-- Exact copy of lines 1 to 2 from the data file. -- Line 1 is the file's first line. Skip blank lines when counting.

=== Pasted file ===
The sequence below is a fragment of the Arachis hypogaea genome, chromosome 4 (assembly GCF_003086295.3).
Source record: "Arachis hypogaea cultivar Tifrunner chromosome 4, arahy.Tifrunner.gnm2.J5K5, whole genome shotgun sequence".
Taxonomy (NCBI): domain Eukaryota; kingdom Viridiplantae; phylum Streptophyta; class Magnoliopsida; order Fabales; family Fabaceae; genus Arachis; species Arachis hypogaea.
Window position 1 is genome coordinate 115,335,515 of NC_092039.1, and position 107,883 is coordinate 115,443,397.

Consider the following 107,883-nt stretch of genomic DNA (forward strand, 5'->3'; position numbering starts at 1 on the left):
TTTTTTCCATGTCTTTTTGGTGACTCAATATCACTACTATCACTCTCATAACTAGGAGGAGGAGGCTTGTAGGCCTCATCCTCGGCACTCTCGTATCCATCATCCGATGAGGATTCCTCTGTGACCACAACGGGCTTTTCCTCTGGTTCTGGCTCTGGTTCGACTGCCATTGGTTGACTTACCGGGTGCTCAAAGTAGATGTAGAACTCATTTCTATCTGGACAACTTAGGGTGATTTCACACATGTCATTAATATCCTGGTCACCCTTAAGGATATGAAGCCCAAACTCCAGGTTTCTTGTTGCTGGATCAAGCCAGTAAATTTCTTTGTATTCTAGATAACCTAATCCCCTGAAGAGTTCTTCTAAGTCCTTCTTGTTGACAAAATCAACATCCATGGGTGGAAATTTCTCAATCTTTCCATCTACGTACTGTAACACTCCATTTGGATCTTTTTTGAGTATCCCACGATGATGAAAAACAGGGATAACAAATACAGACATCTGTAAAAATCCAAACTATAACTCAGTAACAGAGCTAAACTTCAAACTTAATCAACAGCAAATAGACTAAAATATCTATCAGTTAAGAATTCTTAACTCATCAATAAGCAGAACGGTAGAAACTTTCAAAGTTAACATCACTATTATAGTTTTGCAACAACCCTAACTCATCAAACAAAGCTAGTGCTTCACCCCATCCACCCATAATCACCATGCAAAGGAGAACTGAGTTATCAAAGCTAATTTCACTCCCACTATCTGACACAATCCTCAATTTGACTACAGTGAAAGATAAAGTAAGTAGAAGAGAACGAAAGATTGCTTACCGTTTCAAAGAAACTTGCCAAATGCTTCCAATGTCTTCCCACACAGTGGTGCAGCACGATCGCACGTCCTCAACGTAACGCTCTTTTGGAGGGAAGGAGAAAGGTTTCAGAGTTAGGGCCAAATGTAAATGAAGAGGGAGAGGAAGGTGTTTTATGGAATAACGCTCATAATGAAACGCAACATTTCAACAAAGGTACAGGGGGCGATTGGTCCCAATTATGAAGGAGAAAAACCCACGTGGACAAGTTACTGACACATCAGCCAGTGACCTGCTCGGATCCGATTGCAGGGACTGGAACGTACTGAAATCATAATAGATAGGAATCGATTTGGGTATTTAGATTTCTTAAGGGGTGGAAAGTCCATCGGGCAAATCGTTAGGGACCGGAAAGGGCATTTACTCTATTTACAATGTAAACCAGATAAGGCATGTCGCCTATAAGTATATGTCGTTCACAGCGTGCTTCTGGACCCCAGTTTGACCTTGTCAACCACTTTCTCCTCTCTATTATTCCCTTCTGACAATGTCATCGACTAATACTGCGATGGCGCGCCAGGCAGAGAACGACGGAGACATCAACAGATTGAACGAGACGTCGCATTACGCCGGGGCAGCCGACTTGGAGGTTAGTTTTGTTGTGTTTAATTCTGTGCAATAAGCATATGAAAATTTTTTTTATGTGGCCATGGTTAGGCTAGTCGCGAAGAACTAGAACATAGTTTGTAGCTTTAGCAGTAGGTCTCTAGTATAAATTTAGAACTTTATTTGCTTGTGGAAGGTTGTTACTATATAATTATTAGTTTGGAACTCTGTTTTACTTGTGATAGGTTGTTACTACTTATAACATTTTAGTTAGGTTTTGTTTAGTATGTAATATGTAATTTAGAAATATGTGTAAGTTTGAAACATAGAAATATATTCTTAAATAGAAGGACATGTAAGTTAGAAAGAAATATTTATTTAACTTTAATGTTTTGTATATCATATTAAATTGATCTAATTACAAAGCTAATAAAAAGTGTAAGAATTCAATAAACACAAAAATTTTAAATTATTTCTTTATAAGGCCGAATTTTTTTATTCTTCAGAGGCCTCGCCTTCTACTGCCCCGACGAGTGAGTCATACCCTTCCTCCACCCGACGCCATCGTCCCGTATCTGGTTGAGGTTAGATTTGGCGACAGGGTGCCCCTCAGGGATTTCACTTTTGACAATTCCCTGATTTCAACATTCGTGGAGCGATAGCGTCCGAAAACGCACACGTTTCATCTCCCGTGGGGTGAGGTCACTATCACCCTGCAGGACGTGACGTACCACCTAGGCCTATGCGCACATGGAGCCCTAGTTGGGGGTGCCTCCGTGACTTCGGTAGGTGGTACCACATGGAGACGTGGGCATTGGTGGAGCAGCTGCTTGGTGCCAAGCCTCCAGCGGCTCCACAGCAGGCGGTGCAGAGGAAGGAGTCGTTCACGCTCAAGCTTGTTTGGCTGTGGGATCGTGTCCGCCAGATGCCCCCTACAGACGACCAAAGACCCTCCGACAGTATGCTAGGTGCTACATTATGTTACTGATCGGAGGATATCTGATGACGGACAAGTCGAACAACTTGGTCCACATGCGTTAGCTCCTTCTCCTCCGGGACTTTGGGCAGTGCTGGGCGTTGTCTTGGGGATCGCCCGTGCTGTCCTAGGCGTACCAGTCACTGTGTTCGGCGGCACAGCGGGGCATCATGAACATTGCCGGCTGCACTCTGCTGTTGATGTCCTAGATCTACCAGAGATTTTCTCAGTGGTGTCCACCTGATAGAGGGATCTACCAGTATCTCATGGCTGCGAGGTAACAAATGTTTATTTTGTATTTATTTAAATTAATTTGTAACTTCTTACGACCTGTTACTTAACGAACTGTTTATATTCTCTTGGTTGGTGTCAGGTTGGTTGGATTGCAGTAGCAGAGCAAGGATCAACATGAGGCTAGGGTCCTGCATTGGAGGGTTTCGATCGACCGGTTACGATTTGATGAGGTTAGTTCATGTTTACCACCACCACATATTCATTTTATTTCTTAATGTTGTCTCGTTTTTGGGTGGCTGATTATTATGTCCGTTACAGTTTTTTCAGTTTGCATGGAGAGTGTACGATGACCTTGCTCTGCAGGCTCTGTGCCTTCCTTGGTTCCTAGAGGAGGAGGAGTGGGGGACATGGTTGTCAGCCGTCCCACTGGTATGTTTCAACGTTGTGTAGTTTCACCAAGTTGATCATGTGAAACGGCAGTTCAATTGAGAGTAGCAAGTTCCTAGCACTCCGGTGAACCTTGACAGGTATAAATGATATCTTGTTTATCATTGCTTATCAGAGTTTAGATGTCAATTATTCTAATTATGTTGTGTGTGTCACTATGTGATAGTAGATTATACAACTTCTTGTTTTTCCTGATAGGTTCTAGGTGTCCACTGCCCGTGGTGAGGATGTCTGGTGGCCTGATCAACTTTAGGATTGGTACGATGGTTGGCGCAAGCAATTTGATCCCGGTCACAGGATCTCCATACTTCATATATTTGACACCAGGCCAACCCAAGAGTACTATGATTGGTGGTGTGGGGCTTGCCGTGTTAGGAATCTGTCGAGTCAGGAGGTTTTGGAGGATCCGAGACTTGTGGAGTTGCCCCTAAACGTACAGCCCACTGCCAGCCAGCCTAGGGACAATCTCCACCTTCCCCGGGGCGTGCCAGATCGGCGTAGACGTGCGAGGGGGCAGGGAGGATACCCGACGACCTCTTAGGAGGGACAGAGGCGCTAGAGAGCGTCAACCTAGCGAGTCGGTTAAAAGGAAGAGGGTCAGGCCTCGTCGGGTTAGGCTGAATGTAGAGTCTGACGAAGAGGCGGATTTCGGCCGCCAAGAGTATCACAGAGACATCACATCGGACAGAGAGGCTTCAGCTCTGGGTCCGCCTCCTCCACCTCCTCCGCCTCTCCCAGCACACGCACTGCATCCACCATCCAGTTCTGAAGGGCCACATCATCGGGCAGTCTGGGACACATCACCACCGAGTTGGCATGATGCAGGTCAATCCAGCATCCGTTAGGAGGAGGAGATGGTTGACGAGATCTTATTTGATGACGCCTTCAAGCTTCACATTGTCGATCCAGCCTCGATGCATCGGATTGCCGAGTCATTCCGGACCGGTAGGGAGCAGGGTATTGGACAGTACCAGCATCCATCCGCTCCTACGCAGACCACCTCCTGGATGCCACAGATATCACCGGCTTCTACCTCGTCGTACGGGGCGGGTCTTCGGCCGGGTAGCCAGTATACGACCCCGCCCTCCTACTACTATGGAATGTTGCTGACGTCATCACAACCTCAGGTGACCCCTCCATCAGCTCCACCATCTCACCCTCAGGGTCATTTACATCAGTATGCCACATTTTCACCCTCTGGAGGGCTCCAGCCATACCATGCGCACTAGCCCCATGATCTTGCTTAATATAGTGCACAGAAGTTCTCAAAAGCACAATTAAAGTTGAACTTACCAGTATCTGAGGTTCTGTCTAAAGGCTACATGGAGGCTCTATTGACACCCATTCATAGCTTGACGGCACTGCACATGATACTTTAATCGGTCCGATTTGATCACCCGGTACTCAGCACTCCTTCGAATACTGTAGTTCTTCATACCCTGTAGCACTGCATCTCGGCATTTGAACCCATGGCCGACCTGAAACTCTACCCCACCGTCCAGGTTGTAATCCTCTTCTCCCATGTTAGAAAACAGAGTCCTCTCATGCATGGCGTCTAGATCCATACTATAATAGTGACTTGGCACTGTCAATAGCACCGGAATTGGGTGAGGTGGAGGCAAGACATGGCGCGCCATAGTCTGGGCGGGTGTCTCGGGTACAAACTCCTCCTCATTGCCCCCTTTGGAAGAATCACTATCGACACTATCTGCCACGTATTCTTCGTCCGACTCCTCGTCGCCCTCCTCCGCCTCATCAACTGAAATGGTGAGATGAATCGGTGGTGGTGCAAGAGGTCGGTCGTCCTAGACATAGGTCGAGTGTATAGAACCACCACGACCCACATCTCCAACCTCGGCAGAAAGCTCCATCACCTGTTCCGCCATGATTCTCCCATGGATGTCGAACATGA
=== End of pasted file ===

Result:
The sequence below is a fragment of the Arachis hypogaea genome, chromosome 4 (assembly GCF_003086295.3).
Source record: "Arachis hypogaea cultivar Tifrunner chromosome 4, arahy.Tifrunner.gnm2.J5K5, whole genome shotgun sequence".